To be or not to be? Francisco Lindor and the Tampa Bay Rays

By Seth Carter
Francisco Lindor (Photo by Rob Tringali/Getty Images)
Francisco Lindor (Photo by Rob Tringali/Getty Images) /
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Francisco Lindor (Photo by Jason Miller/Getty Images) (Photo by Jason Miller/Getty Images) /

Why it makes sense

While it seems like a move like this would be unlikely for the Rays, let’s take a moment to review some of the key points that would allow the front office to kick the idea around as a possibility.

The world knows the Indians are dumping salary and the leverage is with the rest of the league. The Indians didn’t get a ton for Kluber, but they got their salary relief. The biggest travesty for the Indians would be if they diminished the value of Lindor before moving him by reducing the amount of time left the other team gets.

If they turn him into a true rental then the Indians aren’t going to get near as much on the return. They have the incentive to move now.  Two years still sounds like a long-term deal, especially to a team like the Rays.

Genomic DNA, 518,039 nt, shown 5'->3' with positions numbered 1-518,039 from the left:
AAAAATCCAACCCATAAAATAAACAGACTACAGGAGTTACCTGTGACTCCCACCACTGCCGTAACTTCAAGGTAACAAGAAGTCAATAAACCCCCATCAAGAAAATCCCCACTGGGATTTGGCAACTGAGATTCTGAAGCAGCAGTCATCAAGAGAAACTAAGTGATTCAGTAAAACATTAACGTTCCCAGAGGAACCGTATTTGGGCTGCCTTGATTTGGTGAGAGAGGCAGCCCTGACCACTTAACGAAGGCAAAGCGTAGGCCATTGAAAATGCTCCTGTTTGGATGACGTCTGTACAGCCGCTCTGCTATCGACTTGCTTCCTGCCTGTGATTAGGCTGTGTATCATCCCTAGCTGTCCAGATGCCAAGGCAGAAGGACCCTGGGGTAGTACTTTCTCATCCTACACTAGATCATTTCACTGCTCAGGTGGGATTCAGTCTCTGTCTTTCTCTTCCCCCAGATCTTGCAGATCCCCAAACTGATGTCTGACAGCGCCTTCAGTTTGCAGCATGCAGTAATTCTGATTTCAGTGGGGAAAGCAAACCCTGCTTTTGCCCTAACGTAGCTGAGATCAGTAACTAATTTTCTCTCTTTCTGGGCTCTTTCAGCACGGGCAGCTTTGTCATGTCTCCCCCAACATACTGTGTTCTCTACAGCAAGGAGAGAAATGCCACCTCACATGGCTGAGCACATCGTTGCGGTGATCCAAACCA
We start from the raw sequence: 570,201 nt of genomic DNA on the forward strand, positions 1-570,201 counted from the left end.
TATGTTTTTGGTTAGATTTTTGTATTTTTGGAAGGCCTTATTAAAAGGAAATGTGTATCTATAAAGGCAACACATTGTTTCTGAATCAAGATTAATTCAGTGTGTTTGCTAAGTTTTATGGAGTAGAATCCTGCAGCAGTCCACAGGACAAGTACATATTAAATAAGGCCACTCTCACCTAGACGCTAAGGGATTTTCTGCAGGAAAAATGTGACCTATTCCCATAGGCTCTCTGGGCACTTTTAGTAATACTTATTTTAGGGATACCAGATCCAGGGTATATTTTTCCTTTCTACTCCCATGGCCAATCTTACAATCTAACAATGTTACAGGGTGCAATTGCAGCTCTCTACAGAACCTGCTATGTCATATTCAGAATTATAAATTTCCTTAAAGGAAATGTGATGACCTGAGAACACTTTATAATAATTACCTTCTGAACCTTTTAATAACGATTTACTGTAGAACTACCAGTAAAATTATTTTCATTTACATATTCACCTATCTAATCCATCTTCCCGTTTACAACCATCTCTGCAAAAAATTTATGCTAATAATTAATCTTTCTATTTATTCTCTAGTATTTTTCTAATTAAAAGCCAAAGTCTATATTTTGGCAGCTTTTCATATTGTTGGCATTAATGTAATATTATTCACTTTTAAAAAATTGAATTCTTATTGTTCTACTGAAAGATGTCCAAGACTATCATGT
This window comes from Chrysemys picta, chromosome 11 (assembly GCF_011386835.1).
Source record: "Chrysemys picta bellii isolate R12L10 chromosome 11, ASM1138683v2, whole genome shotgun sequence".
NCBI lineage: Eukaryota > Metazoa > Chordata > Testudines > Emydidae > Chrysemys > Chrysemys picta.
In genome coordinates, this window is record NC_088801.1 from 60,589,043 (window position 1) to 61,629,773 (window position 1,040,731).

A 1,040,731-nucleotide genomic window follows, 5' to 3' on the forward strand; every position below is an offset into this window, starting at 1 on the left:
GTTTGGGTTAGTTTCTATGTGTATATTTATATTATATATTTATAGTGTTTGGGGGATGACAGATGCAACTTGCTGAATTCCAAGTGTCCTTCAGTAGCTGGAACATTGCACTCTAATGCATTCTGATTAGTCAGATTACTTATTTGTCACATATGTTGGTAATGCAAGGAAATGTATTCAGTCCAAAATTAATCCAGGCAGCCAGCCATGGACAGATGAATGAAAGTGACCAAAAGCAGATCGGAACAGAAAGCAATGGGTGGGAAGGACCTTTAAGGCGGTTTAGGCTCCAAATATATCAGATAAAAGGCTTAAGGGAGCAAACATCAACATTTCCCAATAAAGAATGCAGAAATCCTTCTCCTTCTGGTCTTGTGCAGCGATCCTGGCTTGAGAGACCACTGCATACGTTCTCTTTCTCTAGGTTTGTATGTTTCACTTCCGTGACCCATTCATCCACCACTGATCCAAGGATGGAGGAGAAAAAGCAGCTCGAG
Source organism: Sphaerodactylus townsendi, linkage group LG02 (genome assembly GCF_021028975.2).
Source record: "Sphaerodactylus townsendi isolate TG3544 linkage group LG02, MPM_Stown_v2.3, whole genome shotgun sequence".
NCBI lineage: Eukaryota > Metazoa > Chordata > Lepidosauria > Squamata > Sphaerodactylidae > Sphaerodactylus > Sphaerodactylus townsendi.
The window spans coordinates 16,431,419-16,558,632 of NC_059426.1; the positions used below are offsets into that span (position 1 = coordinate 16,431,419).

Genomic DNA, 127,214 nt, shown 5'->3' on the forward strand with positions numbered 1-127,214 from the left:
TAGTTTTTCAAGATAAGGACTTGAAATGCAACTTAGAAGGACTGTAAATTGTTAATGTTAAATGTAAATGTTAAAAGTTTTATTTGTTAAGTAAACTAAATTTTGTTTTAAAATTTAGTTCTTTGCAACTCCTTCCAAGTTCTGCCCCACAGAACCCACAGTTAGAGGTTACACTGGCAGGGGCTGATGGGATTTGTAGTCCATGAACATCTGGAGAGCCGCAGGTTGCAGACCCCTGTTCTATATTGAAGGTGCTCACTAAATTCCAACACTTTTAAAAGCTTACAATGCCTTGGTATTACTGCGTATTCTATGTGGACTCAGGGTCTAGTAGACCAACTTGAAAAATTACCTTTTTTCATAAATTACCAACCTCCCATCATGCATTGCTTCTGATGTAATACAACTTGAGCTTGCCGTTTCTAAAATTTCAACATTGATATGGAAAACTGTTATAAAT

Don’t think Lindor’s salary is too high for the Rays. We already know Sternberg said the ceiling is at $80 million, well Lindor would put us right at $80 million. Sternberg also said the Rays would spend $25 million on Rendon.

Some people think that assertion made Sternberg seem clueless about the market. What he was saying was they won’t overpay beyond their valuations. Charlie Morton was an incredible deal at $15 million per year and even though it was the largest free-agent contract ever given to a pitcher by the Rays, they jumped on it because they thought it was a great value. They are willing to spend in the right situations.

Their patience could be the very thing that leads the Rays to a World Championship. They just have to find the right deal in the right situation.

Lindor’s price tag could be the “right situation.” He’s one of the elite players in the game today. He’s well below market value. He could be the missing link for a team that won 96 games last season.

What is the right price for two years of one of the games’ best players at the beginning of his prime? The money is certainly right, but what prospects would have to be sent to Cleveland to make this happen?